As mental health concerns mount, trauma-informed curriculum enables community leaders such as teachers and clinicians worldwide to harness the power of sport to improve mental health
BOSTON (October 6, 2020) – Doc Wayne Youth Services (“Doc Wayne”), a Boston nonprofit that fuses sport and therapy to heal and strengthen at-risk youth, is pleased to announce The Champions Network training platform. The online resource provides guidance on fundamental and trauma-informed mental health skills that leverage sport-and-community-based therapies. The skills are supportive to the work of community organizations and individuals around the world such as teachers, coaches, religious leaders and clinicians.
The Champions Network is available as the medical community’s concerns escalate due to the enduring trauma and stress children are experiencing during the pandemic, which could dramatically affect their brains and other critical body systems, and as a result, their health across a lifetime. The specialized curriculum, which offers 24/7 training via videos and instructor-led sessions, both live and recorded, includes:
The Champions Network Curriculum
- Trauma-Informed Care
- Mental Health 101 for Coaches & Sport-Based Youth Development Professionals
- Creating Champions Level 1 – Coach & Clinician Track
- Coaching & Consultation on Mental Health, Sport, Trauma-Informed Care & Re-Entry to Play
“Doc Wayne’s approach to mental health is incredibly novel and effective,” said Brian Bilello, member of the Board of Directors for Boston Scores, an organization using the platform, and president of the New England Revolution. “The evidenced-based reporting certainly substantiates that, but I’ve also witnessed it myself. Given the mental health effects associated with the pandemic, this training couldn’t come at a more imperative time.”
The Champions Network is founded on Doc Wayne’s award-winning programs, which take place in a gym or on a field (virtually during the pandemic) versus a clinical setting, where clinicians known as “coaches” engage with youth ages 5-18. This approach fosters openness and trust, and enables the development of new skills and learning teamwork, with the benefits of physical activity.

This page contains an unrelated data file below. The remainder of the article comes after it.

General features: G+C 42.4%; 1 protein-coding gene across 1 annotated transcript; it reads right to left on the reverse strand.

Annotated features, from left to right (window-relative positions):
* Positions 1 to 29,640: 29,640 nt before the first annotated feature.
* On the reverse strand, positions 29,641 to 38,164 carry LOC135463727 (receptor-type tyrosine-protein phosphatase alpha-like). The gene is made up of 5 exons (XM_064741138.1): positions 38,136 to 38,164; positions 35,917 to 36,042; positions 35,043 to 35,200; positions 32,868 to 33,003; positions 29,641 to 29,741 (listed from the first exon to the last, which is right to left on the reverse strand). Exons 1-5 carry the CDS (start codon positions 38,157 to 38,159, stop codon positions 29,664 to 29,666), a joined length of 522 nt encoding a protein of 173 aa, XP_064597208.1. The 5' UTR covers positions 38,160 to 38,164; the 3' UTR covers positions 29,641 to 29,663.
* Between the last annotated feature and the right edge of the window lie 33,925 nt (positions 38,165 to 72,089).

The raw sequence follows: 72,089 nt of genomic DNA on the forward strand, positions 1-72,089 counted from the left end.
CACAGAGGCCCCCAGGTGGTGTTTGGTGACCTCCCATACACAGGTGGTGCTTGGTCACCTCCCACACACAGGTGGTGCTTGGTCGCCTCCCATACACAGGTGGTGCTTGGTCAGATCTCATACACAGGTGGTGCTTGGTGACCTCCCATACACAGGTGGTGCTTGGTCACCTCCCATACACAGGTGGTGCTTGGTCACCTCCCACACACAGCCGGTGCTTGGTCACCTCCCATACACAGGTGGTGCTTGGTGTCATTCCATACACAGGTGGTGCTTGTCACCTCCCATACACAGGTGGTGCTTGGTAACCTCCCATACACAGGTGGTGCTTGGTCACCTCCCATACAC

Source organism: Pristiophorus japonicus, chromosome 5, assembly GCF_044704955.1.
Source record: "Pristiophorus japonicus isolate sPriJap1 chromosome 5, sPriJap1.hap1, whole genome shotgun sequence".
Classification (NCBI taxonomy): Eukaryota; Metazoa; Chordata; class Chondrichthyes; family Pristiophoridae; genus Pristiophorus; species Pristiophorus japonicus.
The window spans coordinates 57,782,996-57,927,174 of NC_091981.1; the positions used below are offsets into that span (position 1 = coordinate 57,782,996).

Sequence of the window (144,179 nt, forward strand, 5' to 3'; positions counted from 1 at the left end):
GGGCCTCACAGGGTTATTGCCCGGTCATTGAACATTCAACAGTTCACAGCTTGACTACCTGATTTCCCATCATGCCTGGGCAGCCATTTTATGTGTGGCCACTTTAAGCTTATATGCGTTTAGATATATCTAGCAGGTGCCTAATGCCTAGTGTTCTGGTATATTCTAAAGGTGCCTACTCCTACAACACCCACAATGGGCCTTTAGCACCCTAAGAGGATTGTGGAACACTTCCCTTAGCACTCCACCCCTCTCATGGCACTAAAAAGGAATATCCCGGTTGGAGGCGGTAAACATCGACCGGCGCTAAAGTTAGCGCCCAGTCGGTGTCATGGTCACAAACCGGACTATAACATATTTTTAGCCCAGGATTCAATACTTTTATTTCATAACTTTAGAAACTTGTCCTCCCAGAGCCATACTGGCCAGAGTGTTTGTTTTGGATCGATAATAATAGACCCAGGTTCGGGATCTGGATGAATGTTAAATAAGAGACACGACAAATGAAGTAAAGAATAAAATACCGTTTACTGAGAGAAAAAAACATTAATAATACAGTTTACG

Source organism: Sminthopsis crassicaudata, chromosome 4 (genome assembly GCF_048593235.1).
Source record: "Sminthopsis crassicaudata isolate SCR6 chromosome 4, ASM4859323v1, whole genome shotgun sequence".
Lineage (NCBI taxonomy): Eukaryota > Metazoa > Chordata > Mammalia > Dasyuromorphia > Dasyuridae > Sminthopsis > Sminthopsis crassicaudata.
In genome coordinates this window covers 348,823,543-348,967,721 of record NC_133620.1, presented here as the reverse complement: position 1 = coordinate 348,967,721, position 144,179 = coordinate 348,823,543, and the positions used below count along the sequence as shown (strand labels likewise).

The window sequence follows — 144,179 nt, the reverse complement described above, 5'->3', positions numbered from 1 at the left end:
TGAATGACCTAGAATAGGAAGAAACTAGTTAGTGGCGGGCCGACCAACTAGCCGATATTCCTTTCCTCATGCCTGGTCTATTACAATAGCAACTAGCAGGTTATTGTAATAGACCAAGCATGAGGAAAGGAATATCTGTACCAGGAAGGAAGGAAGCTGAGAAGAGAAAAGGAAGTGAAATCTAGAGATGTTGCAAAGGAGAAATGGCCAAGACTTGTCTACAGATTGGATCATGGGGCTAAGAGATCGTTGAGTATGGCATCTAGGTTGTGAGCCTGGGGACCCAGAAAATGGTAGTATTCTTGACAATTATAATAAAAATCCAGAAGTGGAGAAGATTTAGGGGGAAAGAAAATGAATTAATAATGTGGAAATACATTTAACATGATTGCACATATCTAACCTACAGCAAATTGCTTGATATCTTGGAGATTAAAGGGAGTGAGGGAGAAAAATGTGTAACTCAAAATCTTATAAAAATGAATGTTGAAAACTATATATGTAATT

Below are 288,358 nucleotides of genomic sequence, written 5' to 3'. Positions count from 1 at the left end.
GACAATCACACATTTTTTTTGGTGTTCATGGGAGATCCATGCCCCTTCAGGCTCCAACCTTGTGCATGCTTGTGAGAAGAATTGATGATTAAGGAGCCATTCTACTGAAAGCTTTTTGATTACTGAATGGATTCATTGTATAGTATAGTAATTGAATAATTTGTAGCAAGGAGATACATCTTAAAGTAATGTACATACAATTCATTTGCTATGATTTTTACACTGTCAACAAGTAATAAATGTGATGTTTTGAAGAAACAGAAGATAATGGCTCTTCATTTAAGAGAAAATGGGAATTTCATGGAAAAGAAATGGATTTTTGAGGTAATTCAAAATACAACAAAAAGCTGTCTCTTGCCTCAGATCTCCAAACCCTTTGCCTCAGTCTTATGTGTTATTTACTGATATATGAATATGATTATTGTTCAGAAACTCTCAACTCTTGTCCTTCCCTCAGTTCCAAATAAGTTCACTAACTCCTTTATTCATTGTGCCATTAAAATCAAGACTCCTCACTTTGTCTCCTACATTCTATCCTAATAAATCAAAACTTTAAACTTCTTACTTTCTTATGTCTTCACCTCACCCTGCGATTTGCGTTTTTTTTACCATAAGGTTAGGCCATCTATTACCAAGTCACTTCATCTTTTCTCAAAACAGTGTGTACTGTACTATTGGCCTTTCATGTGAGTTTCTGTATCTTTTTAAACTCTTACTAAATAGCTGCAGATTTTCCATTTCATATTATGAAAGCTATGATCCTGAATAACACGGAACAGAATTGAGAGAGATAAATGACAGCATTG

The Champions Network aims to:
- Extend Doc Wayne’s reach across the country and the globe
- Connect and support community leaders facing challenges around mental health through
the language of sports
- Professionalize sports-based therapy
“While we’ve consistently had inquiries about our model and training over the years, unsurprisingly, the number has escalated dramatically as the impact of COVID-19 on mental health has taken hold,” commented David Cohen, CEO of Doc Wayne. “Organizations from as far as Namibia in South Africa, where access to mental health clinicians can be limited, have reached out to us. We’re glad we can now be an ongoing resource for them.” He concluded, “Furthermore, we look forward to releasing a formal sport-based therapy certification program in 2021.”
To promote and track social emotional development in its youth, Doc Wayne utilized the PEAR Institute’s Holistic Student Assessment (HSA). Using this tool, participants (n=95) from the 2018-19 school year self-reported positive change in many key life skills including: 92% in action orientation, 81% in perseverance, and 77% in relationships with peers. Evaluation measures have confirmed Doc Wayne’s programming develops resilient and thoughtful leaders.
Doc Wayne was formed by Susan Wayne in 2002 in memory of her brother Dr. Eli Wayne, a pediatrician and a tremendous supporter of using sport as a medium for positive youth development. It became a 501(c)(3) in 2010.
Doc Wayne delivers sport-based group/individual therapy and 1-on-1 therapeutic mentoring services for youth (ages 5-18) that face difficulties associated with mental health, chronic trauma and domestic or community violence. Engaging with kids in a gym or on a field vs. a clinical setting fosters openness and
trust, enabling the development of new skills and learning teamwork, with the benefits of physical activity. Its Chalk Talk® program combines clinical work with sports, where clinicians, referred to as “coaches,” travel to schools, community centers and residential treatment settings to ensure accessibility. Telehealth is being used during the pandemic and will continue thereafter in conjunction with in-person activities to expand access. The program is offered in 23 locations within the Greater Boston and MetroWest regions – with some programs embedded into the curricula of local school districts.